Writing is just talking. There’s nothing to it, really. We all talk, at least sometimes. We all have something to say, at least sometimes. To take it further, we all have something interesting to say, at least once in a while. The rest of the times might just be our own silence, which is just as necessary. If we don’t ever stop talking long enough to listen, to take in new perspectives, forming new thoughts of the mixture, or just to experience, then we don’t really have much new to say, or to write, because writing is just talking.
Some might disagree that writing is just talking. I’ve proposed the simple truism before in conversation, and have even met violent opposition to the notion. I’d say it, casually, just talking like I am now, and then be verbally thumped on the head with a rolling pin. Truth, though evolving, is better understood through repeated example, so I’d hold my ground, perhaps suggesting it with different phrasing; talking is really writing. I’ve now several lumps and dents on my skull, but I remain undeterred, and I’ve also come to learn over the years that the truth is often painful.
When talking, unless you’re Shakespeare, we talk in prose. We might break things up into half sentences, or single words, mere bestial grunts in some cases, or barbaric yawps in the case of Walt Whitman– and that of my Uncle Louie, now institutionalized and kept sedated. We break all the writing rules that had been scribbled on the blackboard by our jiggling-posterior teachers. And that’s okay. Writing is still just talking, and talking is writing as well.
We don’t, however, unless Shakespeare, talk in poetry. It’s an oddity, but it’s the way many of us here first choose to communicate, to talk, with our writing. We write poems. Were we to encounter someone talking in poetry in our daily interactions, we might be tempted to thump this person on the head with a rolling pin. Clearly, the poor fucker is malfunctioning. A good kick might help as well, like when the Buick is only running on five cylinders instead of six, as expected. It’s for their own good, and borne of our general love for humanity. Love is often painful too.
What of these poems? What of these peculiar utterances that we offer as communication? If writing is talking, and nobody talks in poetry, then what the hell is it? If writing is talking, would poetry then be our unintelligible morning mumblings? The insane echoing shrieks and barbaric yawps of lunacy? Some might suggest that poetry is the prophetic wisdom of the soul. Let’s not get carried away. Most of us are nitwits, anyone reading this to be excluded from the generalization, of course, though I will, in fairness, include myself. I’ve much to learn.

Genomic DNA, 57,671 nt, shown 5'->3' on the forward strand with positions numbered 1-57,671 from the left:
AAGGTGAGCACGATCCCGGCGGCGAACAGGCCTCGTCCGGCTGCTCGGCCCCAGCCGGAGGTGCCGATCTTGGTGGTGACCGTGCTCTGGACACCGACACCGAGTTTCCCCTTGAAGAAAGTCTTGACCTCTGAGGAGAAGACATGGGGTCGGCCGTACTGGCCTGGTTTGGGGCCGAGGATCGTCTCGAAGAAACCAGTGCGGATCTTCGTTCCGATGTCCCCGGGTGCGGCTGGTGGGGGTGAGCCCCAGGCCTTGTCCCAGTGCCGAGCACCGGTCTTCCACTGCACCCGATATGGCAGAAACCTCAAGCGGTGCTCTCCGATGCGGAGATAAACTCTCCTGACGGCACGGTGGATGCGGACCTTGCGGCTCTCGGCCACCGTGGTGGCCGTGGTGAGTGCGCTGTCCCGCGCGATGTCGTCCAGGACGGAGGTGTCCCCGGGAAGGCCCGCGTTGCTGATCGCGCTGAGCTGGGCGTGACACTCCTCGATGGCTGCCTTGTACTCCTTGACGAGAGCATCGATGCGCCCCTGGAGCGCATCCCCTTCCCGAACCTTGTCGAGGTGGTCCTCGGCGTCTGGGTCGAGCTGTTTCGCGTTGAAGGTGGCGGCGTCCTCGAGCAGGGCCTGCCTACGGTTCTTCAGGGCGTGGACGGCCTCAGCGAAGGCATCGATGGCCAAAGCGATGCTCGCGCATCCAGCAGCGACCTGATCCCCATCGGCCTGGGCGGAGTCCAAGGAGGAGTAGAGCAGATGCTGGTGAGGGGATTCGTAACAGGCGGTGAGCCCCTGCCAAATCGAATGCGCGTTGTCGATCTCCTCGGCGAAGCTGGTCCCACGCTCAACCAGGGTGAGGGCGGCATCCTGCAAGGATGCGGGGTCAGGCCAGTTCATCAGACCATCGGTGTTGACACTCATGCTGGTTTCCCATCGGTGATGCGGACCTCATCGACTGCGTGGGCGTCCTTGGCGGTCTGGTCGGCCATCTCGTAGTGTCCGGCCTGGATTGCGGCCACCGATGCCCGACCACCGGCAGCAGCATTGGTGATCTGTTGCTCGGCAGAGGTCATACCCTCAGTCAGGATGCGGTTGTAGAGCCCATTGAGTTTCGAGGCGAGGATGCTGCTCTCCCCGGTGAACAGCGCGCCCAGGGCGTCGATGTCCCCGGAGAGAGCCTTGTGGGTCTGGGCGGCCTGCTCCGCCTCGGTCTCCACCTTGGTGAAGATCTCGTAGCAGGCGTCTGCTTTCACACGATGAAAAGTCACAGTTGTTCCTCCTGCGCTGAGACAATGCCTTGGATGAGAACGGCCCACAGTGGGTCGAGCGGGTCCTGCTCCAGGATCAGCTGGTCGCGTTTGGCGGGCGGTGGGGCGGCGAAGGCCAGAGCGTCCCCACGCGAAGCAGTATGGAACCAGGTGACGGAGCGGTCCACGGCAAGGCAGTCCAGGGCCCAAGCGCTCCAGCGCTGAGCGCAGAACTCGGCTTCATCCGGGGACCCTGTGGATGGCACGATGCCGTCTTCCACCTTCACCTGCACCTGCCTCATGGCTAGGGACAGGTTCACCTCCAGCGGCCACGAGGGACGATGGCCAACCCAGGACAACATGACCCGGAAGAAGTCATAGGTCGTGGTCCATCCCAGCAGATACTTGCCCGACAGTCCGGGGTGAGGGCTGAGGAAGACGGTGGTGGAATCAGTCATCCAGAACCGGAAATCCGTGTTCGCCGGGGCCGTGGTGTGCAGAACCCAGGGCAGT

My dog often barks at shadows. I’m just as likely to write a poem about that as about any other topic, finding some poignancy in staccato-yapping futility, and half-smile joy in its simple amusement. The meaning of a poem might not be clear to all, and that’s okay. I wrote it, and it isn’t necessary that the world understand or be moved by it, any more than I would expect everyone to notice when I walk into a room. Only my dog does that, and she barks at shadows.
Still, poetry too, is talking, just with a different voice, a part of us to which the everyday world had not been privy. If we aren’t too careful with our structure, phrasing, meter, and rhyme, the reader might even begin to figure out who we really are. A poem leaves an emotion behind, a part of our essence, a sticky residue on the shoes of anyone who ventures though its fields or down its wooded pathways. Poetry is our art, our purple-crayon impassioned scrawls, and art seldom comes with inscriptions to explain its meaning. Instead, we walk away with an emotion, be it simple or complex, or we sniff the air, trying to figure out who stepped in something.
Tho sometimes, poetry is a wish for approval, or praise, a mask worn for others, the words– a clever disguise worn over our true identity, or a brushy camouflage with only our red clown noses visible through the leafy foliage of words, and if not talking, and not our art, then what the hell is it, really, and for whom was it written? Who had been worthy of our willing subjugation, of our counterfeit brown-parchment pretention? I’d rather bark at shadows. That’s where all the best poems are found anyway. The dog knew all along.